Medical education is changing and so too is clinical practice. A movement of physicians and others is underway to shift medical values and practices toward healing the whole person, not simply curing disease, toward recognizing that patients often suffer spiritually as well as physically and psychologically, and toward developing clinical practices that understand and incorporate spirituality and religion into health care. Pediatricians in particular will need to adapt their clinical practices in order to take seriously the spiritualities and religions of children's and adolescents' health, illness, and death.
One way spirituality is being integrated into clinical practice is by means of the spiritual history. Physicians routinely ask patients a series of medical and social questions in order to learn the patient's history. Questions about spirituality are now more commonly included either as part of the social history or as a separate questionnaire.
Spiritual histories typically ask whether spirituality or religion is meaningful in a patient's life, where patients draw meaning and hope from, and whether they belong to a religious community. If the patient responds positively to these initial questions, further questions are appropriate regarding what spiritual beliefs they hold regarding their health, disease, or disability and how these beliefs might affect particular health care decisions they are facing. Other relevant questions ask about the patient's spiritual practices as a means to healing, for example, do they pray, meditate, do tai chi, read scripture, or attend religious services for health, and do they have spiritual resources, such as a spiritual leader, that the physician might support the patient in contacting, or would they like a referral to a chaplain.
Spiritual histories are particularly relevant in caring for severely and chronically ill or dying patients whose spiritual dilemmas are often most acute. The end of life frequently raises questions about the purpose and meaning of life, the need for hope, and feelings of despair. While physicians are not expected to be spiritual healers (nor are they trained to do so), they are in a unique position to support patients in a healing process that affirms not only the physical, but also the spiritual, social, and psychological aspects of their lives.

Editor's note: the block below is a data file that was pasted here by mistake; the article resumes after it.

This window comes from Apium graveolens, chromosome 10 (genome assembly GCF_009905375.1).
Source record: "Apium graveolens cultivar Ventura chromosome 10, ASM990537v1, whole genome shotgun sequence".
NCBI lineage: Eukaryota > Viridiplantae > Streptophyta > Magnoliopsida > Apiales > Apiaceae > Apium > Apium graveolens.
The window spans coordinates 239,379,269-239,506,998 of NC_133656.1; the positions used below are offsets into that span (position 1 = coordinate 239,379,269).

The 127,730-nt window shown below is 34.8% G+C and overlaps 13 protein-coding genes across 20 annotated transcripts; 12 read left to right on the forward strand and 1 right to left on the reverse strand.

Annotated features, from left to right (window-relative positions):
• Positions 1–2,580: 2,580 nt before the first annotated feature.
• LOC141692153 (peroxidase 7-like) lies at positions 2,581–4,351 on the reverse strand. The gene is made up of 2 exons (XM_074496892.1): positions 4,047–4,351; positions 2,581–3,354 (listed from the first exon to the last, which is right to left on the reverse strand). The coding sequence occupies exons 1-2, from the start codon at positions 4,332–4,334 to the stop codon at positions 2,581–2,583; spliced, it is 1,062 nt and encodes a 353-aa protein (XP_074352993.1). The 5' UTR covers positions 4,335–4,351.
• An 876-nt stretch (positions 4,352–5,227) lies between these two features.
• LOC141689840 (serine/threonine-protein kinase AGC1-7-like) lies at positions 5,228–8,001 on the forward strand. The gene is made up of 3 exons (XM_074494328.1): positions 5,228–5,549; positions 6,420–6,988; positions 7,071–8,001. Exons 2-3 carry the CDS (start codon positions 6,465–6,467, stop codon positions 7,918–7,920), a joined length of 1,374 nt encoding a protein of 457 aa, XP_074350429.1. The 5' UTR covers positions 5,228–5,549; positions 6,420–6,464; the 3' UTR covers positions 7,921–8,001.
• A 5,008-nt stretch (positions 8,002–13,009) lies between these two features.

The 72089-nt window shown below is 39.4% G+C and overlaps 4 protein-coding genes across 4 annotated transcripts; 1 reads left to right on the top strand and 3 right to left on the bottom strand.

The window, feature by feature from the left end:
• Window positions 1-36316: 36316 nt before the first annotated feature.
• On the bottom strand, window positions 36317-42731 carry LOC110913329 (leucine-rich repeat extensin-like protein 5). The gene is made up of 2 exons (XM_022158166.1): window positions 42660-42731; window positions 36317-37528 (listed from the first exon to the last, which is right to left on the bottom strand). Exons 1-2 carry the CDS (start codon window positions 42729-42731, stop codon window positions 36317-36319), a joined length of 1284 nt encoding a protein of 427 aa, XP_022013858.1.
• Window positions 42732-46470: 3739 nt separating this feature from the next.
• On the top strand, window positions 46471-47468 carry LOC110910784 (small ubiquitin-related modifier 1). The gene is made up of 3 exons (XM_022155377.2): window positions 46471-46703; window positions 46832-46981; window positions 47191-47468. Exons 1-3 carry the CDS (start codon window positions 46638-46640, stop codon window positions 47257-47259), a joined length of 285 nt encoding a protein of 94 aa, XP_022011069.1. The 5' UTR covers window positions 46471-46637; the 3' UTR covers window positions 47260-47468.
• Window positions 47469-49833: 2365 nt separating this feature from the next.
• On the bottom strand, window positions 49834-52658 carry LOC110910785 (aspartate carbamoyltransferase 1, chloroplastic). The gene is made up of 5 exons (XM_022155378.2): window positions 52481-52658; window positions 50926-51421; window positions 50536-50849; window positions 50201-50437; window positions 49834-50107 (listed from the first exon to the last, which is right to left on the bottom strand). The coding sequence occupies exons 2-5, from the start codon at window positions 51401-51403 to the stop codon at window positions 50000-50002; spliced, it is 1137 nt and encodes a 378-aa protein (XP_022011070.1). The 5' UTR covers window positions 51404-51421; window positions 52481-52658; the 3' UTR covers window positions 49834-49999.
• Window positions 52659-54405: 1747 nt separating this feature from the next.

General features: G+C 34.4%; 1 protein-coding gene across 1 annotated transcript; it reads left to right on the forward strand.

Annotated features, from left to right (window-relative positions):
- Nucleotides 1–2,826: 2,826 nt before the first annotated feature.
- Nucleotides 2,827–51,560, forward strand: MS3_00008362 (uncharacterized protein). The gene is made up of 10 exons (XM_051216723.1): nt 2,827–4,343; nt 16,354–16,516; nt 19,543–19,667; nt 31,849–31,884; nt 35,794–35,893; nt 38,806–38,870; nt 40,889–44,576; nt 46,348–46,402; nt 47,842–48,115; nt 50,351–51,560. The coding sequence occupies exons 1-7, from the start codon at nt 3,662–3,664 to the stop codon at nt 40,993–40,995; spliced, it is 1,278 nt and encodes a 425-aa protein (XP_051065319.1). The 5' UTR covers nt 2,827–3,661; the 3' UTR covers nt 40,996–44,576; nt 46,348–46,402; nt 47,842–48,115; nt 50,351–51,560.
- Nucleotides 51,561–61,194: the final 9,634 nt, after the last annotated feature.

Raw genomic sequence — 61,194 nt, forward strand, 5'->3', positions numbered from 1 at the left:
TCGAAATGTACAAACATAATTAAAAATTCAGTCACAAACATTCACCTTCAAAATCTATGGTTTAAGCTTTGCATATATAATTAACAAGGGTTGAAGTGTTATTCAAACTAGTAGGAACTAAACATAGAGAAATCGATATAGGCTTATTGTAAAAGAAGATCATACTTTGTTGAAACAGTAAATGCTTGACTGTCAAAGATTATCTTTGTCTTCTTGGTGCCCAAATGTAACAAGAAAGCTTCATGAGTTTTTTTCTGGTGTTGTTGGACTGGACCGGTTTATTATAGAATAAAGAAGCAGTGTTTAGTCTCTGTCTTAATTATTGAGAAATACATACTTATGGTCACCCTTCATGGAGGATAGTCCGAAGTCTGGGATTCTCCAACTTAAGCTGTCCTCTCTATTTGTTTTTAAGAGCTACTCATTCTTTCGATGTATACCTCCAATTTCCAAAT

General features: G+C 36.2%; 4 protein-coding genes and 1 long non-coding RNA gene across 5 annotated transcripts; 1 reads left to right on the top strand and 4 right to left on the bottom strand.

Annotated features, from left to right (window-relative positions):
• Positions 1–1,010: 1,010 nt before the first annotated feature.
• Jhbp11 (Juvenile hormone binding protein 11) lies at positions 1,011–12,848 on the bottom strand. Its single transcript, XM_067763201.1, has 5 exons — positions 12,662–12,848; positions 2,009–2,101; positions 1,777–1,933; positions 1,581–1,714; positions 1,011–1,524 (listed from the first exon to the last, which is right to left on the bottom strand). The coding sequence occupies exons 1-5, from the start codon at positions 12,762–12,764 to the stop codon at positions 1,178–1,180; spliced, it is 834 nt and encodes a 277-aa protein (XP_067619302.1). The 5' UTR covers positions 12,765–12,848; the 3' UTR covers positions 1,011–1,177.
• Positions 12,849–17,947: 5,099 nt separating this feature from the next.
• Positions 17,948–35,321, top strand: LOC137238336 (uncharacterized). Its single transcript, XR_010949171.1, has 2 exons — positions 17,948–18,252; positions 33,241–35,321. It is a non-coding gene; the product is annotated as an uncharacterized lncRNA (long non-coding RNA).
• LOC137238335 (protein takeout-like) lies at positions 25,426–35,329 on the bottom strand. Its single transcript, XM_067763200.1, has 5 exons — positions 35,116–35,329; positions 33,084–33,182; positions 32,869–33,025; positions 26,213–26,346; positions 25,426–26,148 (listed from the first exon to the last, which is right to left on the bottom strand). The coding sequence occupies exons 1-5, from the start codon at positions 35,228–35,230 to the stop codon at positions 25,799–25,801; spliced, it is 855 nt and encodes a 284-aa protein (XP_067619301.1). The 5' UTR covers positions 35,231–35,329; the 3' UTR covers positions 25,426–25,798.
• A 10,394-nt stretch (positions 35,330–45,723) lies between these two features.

While many spiritual histories were first developed for adults, similar questions are important for children and adolescents. To the extent that parental spirituality influences the care of their children, it is appropriate for health care practitioners to learn also something of parental spiritual histories so as to come to an understanding of a family spiritual history. Given that parents routinely make critical health care decisions on behalf of their children, this understanding is particularly important for pediatricians and other practitioners working with children and adolescents.
HEALING CULTURES AND CULTURAL DIVERSITY
The parental responsibility for health care decision making is typically noncontroversial for parents within dominant Western religious traditions that largely accept and affirm conventional Western medical practices. However, controversy often arises when the beliefs, values, or practices of religious communities and those of biomedicine are at odds. Christian Science parents, for example, sometimes find themselves at the center of heated legal and moral debates about their children's health and healing. Biomedicine and Christian Science represent distinct healing cultures that are unlikely to be integrated into a single approach to care.
Religious healing, known also as faith healing or spiritual healing, is understood to be healing that occurs by non-scientifically observable means. While certain spiritual dimensions of human health are gaining acceptance in medical practice and research, medicine is a long way from recognizing the spiritual healing beliefs and practices central to dominant and nondominant cultures and religious communities in the United States. For example, many Christians believe that prayer can heal not only the soul but also the body and that prayer can heal not only one's own body but can also heal the bodies of family and friends for whom they have prayed.
Studies of "distant healing," that is, the healing of others through prayer, are exceedingly difficult to design and execute, but such studies are underway. Interestingly, this research is somewhat controversial within religious as well as medical communities. Some religious practitioners reject the understandings of prayer and healing implied by researchers' attempts to measure the healing effectiveness of prayer. Prayer for these believers is primarily a means of communication with God, not a therapeutic intervention or a medical prescription. Furthermore, they believe that such studies misunderstand the nature of healing, which they understand to be ultimately a gift from God, not a predictable response to human prayer. Nonetheless, studies of prayer and other spiritual practices presumed to enhance health are proceeding and may offer important findings.
Medicine is challenged to recognize the diversity and depth of religious and spiritual contributions to human health and healing. Additional research on religion and health and improved medical education are important steps toward a fuller understanding of the constellation of connections between religion, spirituality, health, and medicine.